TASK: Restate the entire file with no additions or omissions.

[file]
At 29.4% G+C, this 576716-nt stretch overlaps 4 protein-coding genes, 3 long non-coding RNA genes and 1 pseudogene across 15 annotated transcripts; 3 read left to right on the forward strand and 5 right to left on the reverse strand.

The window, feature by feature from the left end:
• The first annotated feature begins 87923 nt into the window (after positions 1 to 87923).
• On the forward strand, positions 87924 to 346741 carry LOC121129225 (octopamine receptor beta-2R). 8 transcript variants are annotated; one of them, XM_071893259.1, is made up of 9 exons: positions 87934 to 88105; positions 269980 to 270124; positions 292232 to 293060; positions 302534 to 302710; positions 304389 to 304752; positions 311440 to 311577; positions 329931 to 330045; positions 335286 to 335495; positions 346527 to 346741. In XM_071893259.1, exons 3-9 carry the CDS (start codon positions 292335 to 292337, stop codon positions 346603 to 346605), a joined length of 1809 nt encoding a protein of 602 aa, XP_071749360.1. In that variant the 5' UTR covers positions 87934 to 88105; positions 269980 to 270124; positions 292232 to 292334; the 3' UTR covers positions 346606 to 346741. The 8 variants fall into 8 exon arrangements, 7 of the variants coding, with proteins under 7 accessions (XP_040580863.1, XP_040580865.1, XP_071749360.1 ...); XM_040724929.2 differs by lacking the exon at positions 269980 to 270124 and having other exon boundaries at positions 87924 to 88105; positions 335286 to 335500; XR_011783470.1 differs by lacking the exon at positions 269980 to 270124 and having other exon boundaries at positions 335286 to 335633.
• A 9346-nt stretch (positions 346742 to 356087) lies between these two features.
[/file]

At 29.4% G+C, this 576716-nt stretch overlaps 4 protein-coding genes, 3 long non-coding RNA genes and 1 pseudogene across 15 annotated transcripts; 3 read left to right on the forward strand and 5 right to left on the reverse strand.

The window, feature by feature from the left end:
• The first annotated feature begins 87923 nt into the window (after positions 1 to 87923).
• On the forward strand, positions 87924 to 346741 carry LOC121129225 (octopamine receptor beta-2R). 8 transcript variants are annotated; one of them, XM_071893259.1, is made up of 9 exons: positions 87934 to 88105; positions 269980 to 270124; positions 292232 to 293060; positions 302534 to 302710; positions 304389 to 304752; positions 311440 to 311577; positions 329931 to 330045; positions 335286 to 335495; positions 346527 to 346741. In XM_071893259.1, exons 3-9 carry the CDS (start codon positions 292335 to 292337, stop codon positions 346603 to 346605), a joined length of 1809 nt encoding a protein of 602 aa, XP_071749360.1. In that variant the 5' UTR covers positions 87934 to 88105; positions 269980 to 270124; positions 292232 to 292334; the 3' UTR covers positions 346606 to 346741. The 8 variants fall into 8 exon arrangements, 7 of the variants coding, with proteins under 7 accessions (XP_040580863.1, XP_040580865.1, XP_071749360.1 ...); XM_040724929.2 differs by lacking the exon at positions 269980 to 270124 and having other exon boundaries at positions 87924 to 88105; positions 335286 to 335500; XR_011783470.1 differs by lacking the exon at positions 269980 to 270124 and having other exon boundaries at positions 335286 to 335633.
• A 9346-nt stretch (positions 346742 to 356087) lies between these two features.